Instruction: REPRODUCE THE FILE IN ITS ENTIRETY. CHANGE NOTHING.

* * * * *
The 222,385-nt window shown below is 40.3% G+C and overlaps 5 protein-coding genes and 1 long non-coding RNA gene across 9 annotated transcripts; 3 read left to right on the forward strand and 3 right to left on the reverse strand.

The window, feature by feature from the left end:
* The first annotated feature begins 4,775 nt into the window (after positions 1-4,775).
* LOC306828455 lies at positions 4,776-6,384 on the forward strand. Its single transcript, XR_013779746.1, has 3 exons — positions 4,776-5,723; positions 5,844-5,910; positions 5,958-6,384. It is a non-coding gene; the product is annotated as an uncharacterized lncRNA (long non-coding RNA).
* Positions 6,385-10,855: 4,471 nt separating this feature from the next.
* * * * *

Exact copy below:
The 222,385-nt window shown below is 40.3% G+C and overlaps 5 protein-coding genes and 1 long non-coding RNA gene across 9 annotated transcripts; 3 read left to right on the forward strand and 3 right to left on the reverse strand.

The window, feature by feature from the left end:
* The first annotated feature begins 4,775 nt into the window (after positions 1-4,775).
* LOC306828455 lies at positions 4,776-6,384 on the forward strand. Its single transcript, XR_013779746.1, has 3 exons — positions 4,776-5,723; positions 5,844-5,910; positions 5,958-6,384. It is a non-coding gene; the product is annotated as an uncharacterized lncRNA (long non-coding RNA).
* Positions 6,385-10,855: 4,471 nt separating this feature from the next.